Why Business Leaders Should Think Like Insurgents
Special to The Globe and Mail
Published Sunday, Apr. 24, 2016 5:00PM EDT
Last updated Monday, Apr. 25, 2016 11:20AM EDT
Should you be like Donald Trump? Bernie Sanders? Justin Trudeau?
All three politicians may seem distant from your business role. But each is an insurgent leader, and consultants Scott Miller and David Morey believe you will be more successful if you adopt that stance.
Insurgent leadership transcends politics. Steve Jobs believed in the notion and reached out to Mr. Miller and Mr. Morey in the 1980s because of their experience as political consultants – over their careers, they have worked, individually and together, with Lech Walesa, Vaclav Havel, Boris Yeltsin, Corazon Aquino, Gary Hart and U.S. President Barack Obama. The Apple leader felt that political campaigns had a sharper strategy and sharper elbows, containing lessons he could apply to the tech company’s business. Campaigns also have to plan to meet deadlines – there can be no change of election day.
In one of their early meetings, Mr. Jobs asked why Mr. Hart, in his bid for the Democratic nomination, kept referring to opponent Walter Mondale as “Mr. Vice-President.” They explained he was positioning the vice-president. “Oh, so you don’t just position yourself. You position your opponent,” they recall him saying. Soon came Apple’s campaign showing Microsoft as establishment nerd and Apple as friendly insurgent.
“If you don’t think, plan, and act like an insurgent, you’ll lose to one,” Mr. Miller said in an interview. “It was why big bookstores lost to Amazon. They couldn’t think like an insurgent.”
But can every big corporation act like an insurgent? Mr. Miller insists they can, pointing to Wal-Mart Stores, which sounds like a ridiculous example until you hear him out. Whole Foods Market had made great strides selling fresh, healthy organic food, to the point that people would willingly pay more for their goods – the chain was even jokingly referred to as “whole paycheque.” Four years ago, Wal-Mart announced it intended to be the world leader in fresh and natural food. It created an organic store brand. And it positioned that brand in an insurgent way, stressing it would cost the same as non-organic products. He feels Wal-Mart continually changes with the times and its customers, as an insurgent must do.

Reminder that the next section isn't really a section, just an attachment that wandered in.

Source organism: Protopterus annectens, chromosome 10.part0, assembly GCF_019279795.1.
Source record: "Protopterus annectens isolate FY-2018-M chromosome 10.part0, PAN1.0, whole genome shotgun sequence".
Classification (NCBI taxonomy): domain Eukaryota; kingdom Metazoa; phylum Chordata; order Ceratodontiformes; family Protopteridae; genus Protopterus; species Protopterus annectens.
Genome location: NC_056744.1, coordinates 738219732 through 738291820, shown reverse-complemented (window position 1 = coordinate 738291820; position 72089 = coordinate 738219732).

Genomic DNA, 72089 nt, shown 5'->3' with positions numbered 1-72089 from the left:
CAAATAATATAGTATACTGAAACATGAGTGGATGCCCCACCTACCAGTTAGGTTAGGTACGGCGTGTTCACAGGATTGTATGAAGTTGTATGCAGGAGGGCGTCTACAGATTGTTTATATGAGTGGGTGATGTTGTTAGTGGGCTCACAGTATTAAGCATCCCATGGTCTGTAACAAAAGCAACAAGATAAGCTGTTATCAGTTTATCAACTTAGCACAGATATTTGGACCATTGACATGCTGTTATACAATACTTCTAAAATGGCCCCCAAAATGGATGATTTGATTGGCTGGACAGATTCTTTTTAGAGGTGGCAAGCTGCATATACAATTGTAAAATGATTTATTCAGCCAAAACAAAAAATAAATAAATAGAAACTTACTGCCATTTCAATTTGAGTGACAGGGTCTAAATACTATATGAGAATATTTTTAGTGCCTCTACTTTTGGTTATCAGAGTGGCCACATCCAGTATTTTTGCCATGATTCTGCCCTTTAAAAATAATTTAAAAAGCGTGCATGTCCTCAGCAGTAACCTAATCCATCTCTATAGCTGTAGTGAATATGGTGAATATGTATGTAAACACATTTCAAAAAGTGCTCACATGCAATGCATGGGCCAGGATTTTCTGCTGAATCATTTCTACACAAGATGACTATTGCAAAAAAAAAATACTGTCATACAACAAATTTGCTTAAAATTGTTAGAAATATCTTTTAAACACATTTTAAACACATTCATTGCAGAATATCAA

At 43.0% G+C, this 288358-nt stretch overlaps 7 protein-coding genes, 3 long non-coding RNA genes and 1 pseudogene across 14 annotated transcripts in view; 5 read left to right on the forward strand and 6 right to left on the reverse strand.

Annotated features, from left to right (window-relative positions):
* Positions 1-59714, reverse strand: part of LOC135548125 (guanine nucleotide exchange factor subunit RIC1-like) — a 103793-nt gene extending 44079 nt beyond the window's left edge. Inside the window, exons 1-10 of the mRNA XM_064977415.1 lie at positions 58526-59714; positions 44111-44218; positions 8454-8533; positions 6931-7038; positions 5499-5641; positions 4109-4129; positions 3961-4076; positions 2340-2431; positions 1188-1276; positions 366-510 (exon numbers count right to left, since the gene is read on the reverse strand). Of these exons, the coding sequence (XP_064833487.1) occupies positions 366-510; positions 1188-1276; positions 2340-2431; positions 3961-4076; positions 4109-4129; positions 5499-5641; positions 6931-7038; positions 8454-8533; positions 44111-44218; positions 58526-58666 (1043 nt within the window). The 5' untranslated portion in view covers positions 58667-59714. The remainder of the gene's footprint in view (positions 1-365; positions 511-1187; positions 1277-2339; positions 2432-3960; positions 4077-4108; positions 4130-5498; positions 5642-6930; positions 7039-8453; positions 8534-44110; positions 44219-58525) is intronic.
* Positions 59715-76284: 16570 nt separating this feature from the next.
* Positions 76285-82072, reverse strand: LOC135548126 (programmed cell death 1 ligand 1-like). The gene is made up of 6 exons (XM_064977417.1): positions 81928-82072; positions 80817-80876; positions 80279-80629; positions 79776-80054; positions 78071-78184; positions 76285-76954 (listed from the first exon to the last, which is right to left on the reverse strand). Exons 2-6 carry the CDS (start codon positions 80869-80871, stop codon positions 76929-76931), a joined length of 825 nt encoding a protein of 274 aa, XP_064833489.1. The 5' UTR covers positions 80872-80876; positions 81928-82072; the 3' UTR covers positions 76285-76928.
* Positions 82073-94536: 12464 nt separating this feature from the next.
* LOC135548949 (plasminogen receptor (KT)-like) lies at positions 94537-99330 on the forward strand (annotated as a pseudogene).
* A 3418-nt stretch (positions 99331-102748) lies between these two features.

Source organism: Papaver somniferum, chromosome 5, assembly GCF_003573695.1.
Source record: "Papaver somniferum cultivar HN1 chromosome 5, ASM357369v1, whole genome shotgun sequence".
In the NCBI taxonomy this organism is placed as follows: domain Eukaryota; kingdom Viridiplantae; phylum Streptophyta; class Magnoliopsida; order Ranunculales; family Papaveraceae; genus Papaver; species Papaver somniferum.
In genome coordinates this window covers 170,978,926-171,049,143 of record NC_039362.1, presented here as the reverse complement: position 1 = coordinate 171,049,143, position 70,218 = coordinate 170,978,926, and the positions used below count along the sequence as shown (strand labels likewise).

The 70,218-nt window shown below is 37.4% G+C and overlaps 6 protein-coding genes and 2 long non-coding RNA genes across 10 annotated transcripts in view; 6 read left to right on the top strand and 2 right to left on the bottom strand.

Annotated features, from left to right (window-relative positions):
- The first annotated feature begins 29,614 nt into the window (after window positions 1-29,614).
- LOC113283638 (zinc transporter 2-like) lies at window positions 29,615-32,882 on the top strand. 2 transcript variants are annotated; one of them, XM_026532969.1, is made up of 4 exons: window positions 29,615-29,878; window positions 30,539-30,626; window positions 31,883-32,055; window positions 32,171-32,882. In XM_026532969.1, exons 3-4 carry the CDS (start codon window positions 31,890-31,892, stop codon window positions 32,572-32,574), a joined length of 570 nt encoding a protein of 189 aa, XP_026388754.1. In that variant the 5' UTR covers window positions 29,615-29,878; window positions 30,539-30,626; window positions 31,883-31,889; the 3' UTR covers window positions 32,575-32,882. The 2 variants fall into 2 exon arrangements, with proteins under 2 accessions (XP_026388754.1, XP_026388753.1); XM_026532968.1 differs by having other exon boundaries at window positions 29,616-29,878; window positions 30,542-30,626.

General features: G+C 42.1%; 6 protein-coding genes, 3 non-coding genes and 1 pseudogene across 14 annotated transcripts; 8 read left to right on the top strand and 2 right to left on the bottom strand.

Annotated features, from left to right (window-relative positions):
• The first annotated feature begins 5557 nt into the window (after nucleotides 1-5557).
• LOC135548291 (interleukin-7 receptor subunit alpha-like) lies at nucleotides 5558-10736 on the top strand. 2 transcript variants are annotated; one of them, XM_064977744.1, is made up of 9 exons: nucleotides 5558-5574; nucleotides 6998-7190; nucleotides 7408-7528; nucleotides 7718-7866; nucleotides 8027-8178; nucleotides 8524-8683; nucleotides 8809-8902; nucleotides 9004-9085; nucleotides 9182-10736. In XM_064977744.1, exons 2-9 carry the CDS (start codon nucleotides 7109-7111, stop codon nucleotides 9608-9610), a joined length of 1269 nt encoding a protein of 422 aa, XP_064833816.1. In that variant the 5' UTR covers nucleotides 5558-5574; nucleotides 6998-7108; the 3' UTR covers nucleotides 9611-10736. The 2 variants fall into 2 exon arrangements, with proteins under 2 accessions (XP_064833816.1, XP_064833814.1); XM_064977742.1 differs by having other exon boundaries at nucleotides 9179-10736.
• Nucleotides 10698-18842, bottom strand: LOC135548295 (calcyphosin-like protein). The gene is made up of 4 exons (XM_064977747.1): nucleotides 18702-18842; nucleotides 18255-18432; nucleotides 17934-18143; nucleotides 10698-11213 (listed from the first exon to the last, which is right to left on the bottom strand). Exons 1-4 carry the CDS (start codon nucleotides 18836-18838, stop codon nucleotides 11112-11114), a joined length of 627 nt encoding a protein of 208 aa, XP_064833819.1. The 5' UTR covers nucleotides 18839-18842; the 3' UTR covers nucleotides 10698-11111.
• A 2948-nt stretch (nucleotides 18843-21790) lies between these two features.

Mr. Trump and Mr. Sanders have each caught a wave of anger with their insurgency. They too sensed how people were feeling. It may be less obvious with Mr. Trudeau’s sunny ways, but the Prime Minister also caught the mood of change – for activism and transparency – and in office has led like an insurgent, eager for transformation.
In their book The Leadership Campaign: 10 Political Strategies to Win at Your Career and Propel Your Business to Victory, they set out the importance of controlling the conversation, which Mr. Trump excels at. During each campaign debate, his message dominated if not destroyed the other candidates. His daily tweets seized control of the campaign conversation. “Trump’s strength is the simplicity of his message,” Mr. Miller said. “It’s the people versus the state – and the state of things.”
Similarly, top CEOs must be pathological about controlling the message. “Any CEO who doesn’t control the dialogue will lose to an insurgent,” Mr. Morey insists. Leaders must recognize that everything you do communicates – and will make a difference. You must play offence, seeking momentum. Pushing for change is critical, for Donald Trump, Bernie Sanders, Justin Trudeau, or you. Learn to love change. View it as an opportunity.
Leaders have advisers, but you have to avoid being overly swayed by the last person who talked to you or become paralyzed by all the advice you have received. Mr. Miller said that’s Hillary Clinton’s problem: When answering a question, it seems she is sifting through all the advice received, which words to say, which ones to avoid, how to tweak to please. “Insurgent campaigners who survived have a small ‘kitchen cabinet.’ The good leader has a few voices they trust – not 85,” he said.
Mr. Obama was a brilliant communicator as an insurgent candidate but has not shone in that capacity in office. They urge insurgent leaders to boil their ideas down to fit on a 3-by-5-inch index card – a headline that states the principal objective of the campaign strategy and four or five supportive bullet points to hammer it home. But Mr. Miller feels that during Mr. Obama’s presidency, the index cards have been abandoned for a constitutional lawyer’s detailed legal briefs.
Neither supports Mr. Trump. But they admire his success as an insurgent. “I’m mortified that Trump is the example of a successful campaign but he’s running an insurgent campaign pretty well,” Mr. Miller said.
So can you.